The court found that refusing to wear a mask during a public health emergency didn’t amount to free speech protected by the Constitution.
Years after the height of the COVID-19 pandemic, disputes over discipline for doctors who allegedly spread COVID-19 misinformation are still playing out in court.
A professor at a public university in Michigan was suspended with pay after posting a profanity-laced video to his incoming students. Professor Barry Mehler, a history professor at Ferris State University, posted the 14-minute long video that begins with him wearing an astronaut helmet over a face mask, and tells his students they are “vectors of disease,” and that “it is dangerous to breathe the air.”
Disinformation is more pernicious and widespread today than at any other point in history, largely because of social media and the Internet. For instance, it is now widely known—and verified by the U.S. intelligence community—that Russians interfered with the 2016 presidential election.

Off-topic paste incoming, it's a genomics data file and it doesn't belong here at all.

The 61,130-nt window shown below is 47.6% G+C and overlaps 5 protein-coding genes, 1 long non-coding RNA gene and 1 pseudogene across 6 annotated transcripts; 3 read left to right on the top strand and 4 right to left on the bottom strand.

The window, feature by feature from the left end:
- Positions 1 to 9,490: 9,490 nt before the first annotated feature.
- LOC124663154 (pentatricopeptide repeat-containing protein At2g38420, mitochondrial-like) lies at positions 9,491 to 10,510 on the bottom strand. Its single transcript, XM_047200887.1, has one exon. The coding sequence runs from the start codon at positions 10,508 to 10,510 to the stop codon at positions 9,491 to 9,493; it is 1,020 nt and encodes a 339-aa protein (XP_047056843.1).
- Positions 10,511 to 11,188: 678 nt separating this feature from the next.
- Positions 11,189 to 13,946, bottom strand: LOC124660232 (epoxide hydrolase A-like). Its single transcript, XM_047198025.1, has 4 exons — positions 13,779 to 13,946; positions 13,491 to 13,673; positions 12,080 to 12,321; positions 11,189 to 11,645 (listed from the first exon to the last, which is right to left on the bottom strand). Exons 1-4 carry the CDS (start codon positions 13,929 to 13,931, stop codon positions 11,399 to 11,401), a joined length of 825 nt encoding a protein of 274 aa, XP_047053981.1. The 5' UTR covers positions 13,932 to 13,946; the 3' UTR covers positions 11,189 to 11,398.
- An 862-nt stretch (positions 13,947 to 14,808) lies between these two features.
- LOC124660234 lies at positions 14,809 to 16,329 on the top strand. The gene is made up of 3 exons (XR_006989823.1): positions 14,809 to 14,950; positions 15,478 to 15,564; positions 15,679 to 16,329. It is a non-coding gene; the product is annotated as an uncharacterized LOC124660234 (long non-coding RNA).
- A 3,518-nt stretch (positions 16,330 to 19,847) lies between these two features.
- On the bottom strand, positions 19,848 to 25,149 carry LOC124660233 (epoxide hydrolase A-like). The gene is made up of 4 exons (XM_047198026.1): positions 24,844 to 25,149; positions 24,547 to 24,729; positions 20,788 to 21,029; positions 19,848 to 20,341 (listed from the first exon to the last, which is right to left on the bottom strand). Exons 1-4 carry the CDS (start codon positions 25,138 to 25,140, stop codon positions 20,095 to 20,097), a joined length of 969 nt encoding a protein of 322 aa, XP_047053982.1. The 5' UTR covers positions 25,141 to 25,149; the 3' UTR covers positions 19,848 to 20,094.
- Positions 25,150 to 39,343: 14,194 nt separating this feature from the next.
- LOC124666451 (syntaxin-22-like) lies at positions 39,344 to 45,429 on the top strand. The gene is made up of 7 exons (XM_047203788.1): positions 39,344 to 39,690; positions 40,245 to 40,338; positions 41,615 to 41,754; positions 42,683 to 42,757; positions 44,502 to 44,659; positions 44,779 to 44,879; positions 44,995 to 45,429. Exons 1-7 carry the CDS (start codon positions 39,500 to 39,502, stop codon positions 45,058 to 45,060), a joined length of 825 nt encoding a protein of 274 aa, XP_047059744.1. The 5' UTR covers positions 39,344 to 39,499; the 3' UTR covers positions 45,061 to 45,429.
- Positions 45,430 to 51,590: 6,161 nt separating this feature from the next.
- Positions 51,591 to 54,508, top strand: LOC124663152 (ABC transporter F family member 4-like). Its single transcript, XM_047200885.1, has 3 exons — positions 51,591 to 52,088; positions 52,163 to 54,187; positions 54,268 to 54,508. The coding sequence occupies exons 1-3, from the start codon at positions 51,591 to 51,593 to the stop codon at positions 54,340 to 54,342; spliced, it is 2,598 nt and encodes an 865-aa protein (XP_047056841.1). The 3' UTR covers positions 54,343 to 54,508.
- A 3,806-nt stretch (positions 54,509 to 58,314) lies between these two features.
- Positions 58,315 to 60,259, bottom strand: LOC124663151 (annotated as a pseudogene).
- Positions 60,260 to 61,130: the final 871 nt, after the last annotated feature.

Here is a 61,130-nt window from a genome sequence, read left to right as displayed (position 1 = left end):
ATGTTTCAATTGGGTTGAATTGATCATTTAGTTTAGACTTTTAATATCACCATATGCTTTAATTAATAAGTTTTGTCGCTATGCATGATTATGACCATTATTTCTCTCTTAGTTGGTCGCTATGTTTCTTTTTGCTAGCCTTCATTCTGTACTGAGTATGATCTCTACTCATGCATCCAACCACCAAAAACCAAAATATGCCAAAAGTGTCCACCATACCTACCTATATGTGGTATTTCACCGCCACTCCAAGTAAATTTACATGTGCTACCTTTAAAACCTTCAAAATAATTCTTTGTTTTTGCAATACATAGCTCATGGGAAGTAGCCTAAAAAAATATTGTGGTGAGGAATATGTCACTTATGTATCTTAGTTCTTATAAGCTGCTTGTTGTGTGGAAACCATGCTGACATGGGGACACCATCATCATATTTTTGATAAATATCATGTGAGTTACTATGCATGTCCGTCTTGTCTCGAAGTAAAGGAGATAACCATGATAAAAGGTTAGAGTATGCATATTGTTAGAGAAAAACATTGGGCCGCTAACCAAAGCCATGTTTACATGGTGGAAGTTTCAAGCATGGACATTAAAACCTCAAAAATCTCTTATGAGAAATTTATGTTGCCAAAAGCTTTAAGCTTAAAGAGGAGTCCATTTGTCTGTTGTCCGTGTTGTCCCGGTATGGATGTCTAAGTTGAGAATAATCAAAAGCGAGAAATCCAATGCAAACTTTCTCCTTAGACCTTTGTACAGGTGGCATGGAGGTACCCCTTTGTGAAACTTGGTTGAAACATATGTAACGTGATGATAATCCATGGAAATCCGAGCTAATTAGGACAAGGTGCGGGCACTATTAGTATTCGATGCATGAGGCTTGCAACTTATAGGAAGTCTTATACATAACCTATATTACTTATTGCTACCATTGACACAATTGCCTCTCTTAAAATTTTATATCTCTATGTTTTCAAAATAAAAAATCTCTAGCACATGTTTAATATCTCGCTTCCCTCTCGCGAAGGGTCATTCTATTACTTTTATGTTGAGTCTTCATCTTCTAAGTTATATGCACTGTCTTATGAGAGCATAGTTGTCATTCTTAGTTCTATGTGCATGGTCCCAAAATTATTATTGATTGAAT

A doctor who former president Donald Trump once promoted on his Twitter account filed a $100 million libel suit against CNN and anchor Anderson Cooper for allegedly tarnishing her medical reputation.
On May 20th, Chinese Americans Civil Rights Coalition, a nonprofit organization, filed a defamation lawsuit against former President Trump both in his former official capacity and as a private citizen for his comments about COVID-19. The complaint includes a list of Trump’s allegedly defamatory statements, including tweets and campaign speeches in which Trump referred to COVID-19 as the “Chinese virus,” “China virus,” “China plague,” and “kung flu.”
On May 5th, the Massachusetts Supreme Judicial Court — the highest court in Massachusetts — ruled that a virtual suppression hearing conducted via Zoom violated neither the defendant’s Sixth Amendment rights nor the public’s First Amendment right to access court proceedings. Nevertheless, the court reversed the trial judge’s ruling that had rejected the defendant’s motion for a continuance.
On April 22nd, the First Amendment Coalition (FAC), a nonprofit public interest organization, filed a lawsuit against Ventura County in Southern California. FAC alleges the County violated the California Public Records Act (CPRA) after failing to appropriately respond to two requests for information regarding data on COVID-19 outbreaks and deaths, thus violating the right of access under the First Amendment.